Corot dressed mod­els in Greek or Ital­ian cos­tume and in­fused them with mys­tery and me­lan­choly. He bor­rowed from art his­tory the themes of women fetch­ing wa­ter at foun­tains, read­ing, or play­ing mu­si­cal in­stru­ments.

Emma Do­bigny, a young wo­man from Mont­martre who also mod­elled for De­gas and Pu­vis de Cha­vannes, was one of Corot’s favourite mod­els. Do­bigny talked, sang and could not re­main still dur­ing sit­tings. “That mo­bil­ity is ex­actly what I love about her,” said Corot. “My goal is to ex­press life. I need a model who moves around.”


The ex­hi­bi­tion in­cludes three paint­ings of Do­bigny dressed as a young Greek wo­man. In the first, full length can­vas, she is merely an ar­che­typal wo­man at a fountain. The sec­ond, from the Shel­burne Mu­seum in Ver­mont, brings out the char­ac­ter in Do­bigny’s girl­ish, round face. In the third, Corot trans­forms her into the ro­man­tic char­ac­ter Haidée from Lord By­ron’s epic poem Don Juan.

Though Corot placed his later nudes within land­scapes, main­tain­ing a pre­tence of mythol­ogy, crit­ics none­the­less at­tacked them as “dirty”. In Bac­cha­nte with a Pan­ther, also from the Shel­burne, a nude wo­man in the style of Gior­gione and Ti­tian dan­gles a dead bird be­fore a leop­ard rid­den by a naked child. The effect is gen­tle and cruel, erotic and sur­re­al­is­tic.

In old age, Corot be­gan to shed the trap­pings of genre and cos­tume. Once he felt he had con­veyed the essence of what he wanted to say, he left the can­vas un­fin­ished.

In In­ter­rupted Read­ing (1870) from the Art In­sti­tute of Chicago, a dark-haired wo­man wears vaguely Ital­ian clothes. Her coral jew­ellery is meant to ward off the evil eye. She slumps against a ta­ble, her head rest­ing on a folded hand, lost in me­lan­choly reverie. The fig­ure is por­trayed with quick, en­er­getic brush strokes. Her left hand is barely sketched, yet her face and arms are in­cred­i­bly re­al­is­tic. The model is be­lieved to have been Agostina Se­ga­tori, an Ital­ian wo­man who lived in Mont­par­nasse. Se­ga­tori also mod­elled for Manet and would later be­come Van Gogh’s mis­tress.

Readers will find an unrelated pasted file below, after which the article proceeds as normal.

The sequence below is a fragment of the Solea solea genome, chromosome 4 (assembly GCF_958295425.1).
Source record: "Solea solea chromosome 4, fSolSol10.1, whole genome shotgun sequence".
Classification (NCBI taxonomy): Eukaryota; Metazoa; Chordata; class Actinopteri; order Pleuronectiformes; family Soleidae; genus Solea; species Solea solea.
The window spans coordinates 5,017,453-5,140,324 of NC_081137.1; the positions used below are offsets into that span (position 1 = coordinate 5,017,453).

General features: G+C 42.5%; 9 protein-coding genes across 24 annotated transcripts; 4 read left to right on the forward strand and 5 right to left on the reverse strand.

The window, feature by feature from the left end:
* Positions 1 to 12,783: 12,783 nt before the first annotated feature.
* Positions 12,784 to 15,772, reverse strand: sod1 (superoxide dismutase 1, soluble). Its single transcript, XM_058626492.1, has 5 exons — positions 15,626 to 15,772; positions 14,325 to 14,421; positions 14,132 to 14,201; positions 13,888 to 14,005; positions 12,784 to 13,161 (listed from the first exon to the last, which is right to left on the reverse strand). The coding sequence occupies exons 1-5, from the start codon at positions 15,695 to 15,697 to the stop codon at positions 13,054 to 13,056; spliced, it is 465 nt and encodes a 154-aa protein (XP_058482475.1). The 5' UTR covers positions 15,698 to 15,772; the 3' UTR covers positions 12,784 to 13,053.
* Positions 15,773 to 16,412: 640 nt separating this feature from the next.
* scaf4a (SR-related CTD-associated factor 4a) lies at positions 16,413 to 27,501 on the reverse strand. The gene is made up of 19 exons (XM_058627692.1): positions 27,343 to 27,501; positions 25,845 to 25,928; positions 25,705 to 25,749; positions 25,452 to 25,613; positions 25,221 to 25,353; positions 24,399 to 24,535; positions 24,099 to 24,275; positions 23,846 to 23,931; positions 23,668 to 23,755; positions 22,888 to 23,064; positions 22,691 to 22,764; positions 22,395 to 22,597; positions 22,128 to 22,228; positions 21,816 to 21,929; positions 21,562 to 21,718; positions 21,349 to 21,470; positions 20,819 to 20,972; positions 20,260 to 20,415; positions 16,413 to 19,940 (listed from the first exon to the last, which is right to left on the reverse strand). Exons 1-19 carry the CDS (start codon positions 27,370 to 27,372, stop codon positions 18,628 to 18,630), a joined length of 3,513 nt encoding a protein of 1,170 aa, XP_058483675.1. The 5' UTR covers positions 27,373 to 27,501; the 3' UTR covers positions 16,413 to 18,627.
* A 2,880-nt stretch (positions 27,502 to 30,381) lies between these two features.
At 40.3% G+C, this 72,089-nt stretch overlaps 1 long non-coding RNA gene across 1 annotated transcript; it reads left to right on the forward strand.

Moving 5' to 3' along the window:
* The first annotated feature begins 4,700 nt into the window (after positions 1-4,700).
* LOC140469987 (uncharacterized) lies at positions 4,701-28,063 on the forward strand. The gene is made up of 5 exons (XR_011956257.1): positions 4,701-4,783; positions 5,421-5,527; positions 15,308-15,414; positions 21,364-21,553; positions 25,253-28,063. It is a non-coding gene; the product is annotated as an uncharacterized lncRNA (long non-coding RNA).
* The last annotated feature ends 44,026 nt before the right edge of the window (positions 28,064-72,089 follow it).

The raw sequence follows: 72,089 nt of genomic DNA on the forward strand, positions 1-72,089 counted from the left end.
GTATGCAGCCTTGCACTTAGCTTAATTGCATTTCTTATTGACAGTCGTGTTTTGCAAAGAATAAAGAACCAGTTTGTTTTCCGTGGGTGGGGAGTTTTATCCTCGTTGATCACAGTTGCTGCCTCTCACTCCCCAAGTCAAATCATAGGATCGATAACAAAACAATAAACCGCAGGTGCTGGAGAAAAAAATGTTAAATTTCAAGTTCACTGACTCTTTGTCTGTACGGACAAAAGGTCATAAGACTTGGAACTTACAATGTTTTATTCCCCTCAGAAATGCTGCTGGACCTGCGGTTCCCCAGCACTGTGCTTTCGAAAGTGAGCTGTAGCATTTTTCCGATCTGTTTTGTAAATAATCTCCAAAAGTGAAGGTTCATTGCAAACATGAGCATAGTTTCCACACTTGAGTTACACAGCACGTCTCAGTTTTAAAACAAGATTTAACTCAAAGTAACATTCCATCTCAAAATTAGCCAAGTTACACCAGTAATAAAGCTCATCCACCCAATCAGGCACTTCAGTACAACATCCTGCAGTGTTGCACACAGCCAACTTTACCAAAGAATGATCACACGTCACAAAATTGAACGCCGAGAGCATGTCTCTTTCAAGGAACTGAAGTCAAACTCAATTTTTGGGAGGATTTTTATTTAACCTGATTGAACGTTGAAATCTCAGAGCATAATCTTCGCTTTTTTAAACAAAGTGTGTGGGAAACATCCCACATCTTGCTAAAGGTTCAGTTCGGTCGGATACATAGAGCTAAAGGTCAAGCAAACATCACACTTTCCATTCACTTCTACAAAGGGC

In­ter­rupted Read­ing is on a par with the finest con­tem­po­ra­ne­ous paint­ings by De­gas and Manet. If he could own one paint­ing from the ex­hi­bi­tion, the com­mis­sioner, Al­lard, told me it would be this one. “Be­cause it is be­tween two worlds, be­tween two epochs. An age­ing artist con­fronts the younger gen­er­a­tion, with en­ergy. What is more, it is mag­nif­i­cent.”

The sig­na­ture, clos­ing paint­ing of the ex­hi­bi­tion is the Lou­vre’s Lady in Blue. It again shows Emma Do­bigny, pensive as she leans on a dark red velvet cush­ion. We can tell she is in Corot’s stu­dio, be­cause we see an easel in the left back­ground, and two paint­ings on the wall be­hind her.

Like much of Corot’s work, Lady in Blue painted within months of his death, melds clas­si­cism and moder­nity. Do­bigny has the bear­ing of a statue. The drap­ery of her dress is also rem­i­nis­cent of Ro­man stat­u­ary.

Yet for the first time, Corot has painted a dress from his own era. Like Monet’s can­vases of his wife in rented cou­ture, Corot’s mas­ter­piece is as much a por­trait of the dress as it is of Do­bigny.

■ Corot, The Painter and his Mod­els is at the Musée Mar­mot­tan in Paris un­til July 8th


Clockwise from far left: In­ter­rupted Read­ing, Bac­cha­nte with a Pan­ther, The Ro­man Odal­isque (Ma­ri­etta), Lady in Blue, by JeanBap­tiste Camille Corot.

Newspapers in English

Newspapers from Ireland

© PressReader. All rights reserved.